Tom Temin: Yeah, a couple of thoughts here: One, this information sharing that you mentioned – and it is emphasized heavily – in some ways, this idea goes back to the very beginnings of the Homeland Security Department itself, when each of the critical infrastructure pieces of the economy were supposed to have a federal agency counterpart to information share with. And that has happened only piecemeal even though it was enshrined in enabling legislation, and in the way the department was set up. So in some ways, it’s kind of forcing what should have have been going on all along. It’s not new in that sense.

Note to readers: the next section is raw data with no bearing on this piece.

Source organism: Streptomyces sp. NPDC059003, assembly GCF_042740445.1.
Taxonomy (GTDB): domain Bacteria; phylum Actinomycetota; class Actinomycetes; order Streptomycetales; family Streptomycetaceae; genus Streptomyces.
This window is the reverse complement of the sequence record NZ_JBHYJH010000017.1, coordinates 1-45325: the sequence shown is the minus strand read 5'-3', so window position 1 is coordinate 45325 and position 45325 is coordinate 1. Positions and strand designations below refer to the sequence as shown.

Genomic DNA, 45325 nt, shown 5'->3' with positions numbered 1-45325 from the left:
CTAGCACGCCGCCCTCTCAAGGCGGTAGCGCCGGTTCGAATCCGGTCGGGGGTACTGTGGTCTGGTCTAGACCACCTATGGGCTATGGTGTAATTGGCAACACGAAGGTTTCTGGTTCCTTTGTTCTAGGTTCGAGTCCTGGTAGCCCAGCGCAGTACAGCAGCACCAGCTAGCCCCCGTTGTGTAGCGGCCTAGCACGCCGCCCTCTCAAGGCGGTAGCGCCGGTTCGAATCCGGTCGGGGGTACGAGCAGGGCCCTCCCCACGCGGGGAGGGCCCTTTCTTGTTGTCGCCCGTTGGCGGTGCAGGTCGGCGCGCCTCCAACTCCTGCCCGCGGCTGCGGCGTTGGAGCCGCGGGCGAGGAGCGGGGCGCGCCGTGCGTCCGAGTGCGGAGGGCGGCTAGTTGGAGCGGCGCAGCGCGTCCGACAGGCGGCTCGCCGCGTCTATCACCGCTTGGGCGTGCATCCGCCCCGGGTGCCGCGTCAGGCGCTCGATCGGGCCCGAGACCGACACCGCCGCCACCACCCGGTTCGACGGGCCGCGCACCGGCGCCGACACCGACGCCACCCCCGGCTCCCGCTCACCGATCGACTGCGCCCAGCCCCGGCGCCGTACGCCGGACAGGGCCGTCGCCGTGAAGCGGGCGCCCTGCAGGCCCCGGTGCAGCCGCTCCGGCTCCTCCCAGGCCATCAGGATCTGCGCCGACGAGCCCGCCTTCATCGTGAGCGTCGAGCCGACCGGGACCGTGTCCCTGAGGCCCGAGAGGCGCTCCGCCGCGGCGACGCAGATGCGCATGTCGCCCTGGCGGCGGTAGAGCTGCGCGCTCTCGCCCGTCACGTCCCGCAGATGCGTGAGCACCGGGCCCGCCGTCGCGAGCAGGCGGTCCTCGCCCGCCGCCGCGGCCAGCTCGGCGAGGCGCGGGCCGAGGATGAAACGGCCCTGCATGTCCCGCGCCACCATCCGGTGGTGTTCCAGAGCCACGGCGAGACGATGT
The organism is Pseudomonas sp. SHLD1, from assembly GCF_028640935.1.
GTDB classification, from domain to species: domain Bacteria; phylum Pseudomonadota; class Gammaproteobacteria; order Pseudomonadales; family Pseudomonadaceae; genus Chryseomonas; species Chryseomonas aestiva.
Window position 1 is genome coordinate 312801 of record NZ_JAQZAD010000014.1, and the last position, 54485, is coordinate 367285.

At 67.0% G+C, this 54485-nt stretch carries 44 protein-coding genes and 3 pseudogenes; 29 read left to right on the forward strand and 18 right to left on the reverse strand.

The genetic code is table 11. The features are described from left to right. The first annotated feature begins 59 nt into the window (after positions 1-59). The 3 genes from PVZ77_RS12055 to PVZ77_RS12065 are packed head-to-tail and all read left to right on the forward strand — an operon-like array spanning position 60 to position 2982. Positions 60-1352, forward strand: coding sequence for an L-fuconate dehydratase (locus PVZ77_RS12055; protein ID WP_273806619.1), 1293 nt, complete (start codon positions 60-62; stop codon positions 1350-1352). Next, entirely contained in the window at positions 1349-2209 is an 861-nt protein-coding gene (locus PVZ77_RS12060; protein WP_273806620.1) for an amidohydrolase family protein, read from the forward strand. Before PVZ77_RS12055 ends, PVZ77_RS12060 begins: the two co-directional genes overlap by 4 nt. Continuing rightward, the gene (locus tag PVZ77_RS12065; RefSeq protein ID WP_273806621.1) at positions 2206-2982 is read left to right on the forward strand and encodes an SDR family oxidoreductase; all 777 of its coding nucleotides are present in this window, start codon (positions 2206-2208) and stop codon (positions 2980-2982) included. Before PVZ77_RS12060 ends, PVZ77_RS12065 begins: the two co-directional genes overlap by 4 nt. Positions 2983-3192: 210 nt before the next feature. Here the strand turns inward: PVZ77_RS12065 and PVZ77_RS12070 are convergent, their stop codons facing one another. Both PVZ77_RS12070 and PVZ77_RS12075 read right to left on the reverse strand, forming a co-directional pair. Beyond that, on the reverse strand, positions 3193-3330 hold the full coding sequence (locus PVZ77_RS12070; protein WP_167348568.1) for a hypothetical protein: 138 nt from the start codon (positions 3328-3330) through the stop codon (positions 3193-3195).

Stephanie Kostro: That’s absolutely right. And when the Department of Homeland Security was created, back in the day, they had something called a National Communications Information Sharing Center (NCIC). That has been subsumed into this Cybersecurity and Infrastructure Security Agency, still resident at DHS, and actually, we’re having a – PSC is holding a tech trends conference next week, next Tuesday, with the director of the National Risk Management Center there, Bob Kolasky. And I suspect what we’re going to find is that CISA, as it’s called, is vastly underfunded to look at things like this beyond the .gov domains, but into the .com domains. And we’ve seen some of the wicked effects really, of infrastructure security as it plays out in the cyberspace with the dark side ransomware attack on Colonial Pipeline not too long ago, and what that impacted in terms of 5,500 miles of pipeline, and a lot of southeastern U.S. states scrambling to fill, sometimes Ziploc bags with gasoline. So this is not a small area in terms of cybersecurity and its impact on not only what government can do, but what industry can do. And this is a conversation that’s been long and coming. The fact that we have a new executive order that is just a tome in terms of direction that’s giving for tasks to various agencies, whether it’s OMB, whether it’s the National Institute for Standards and Technology and some NIST guidelines that have to come out for supply chain security. This is really a soup-to-nuts executive order. And the fact that we can probably see contract clauses change as soon as six months from now, I think there’s a lot of wood to chop in front of us.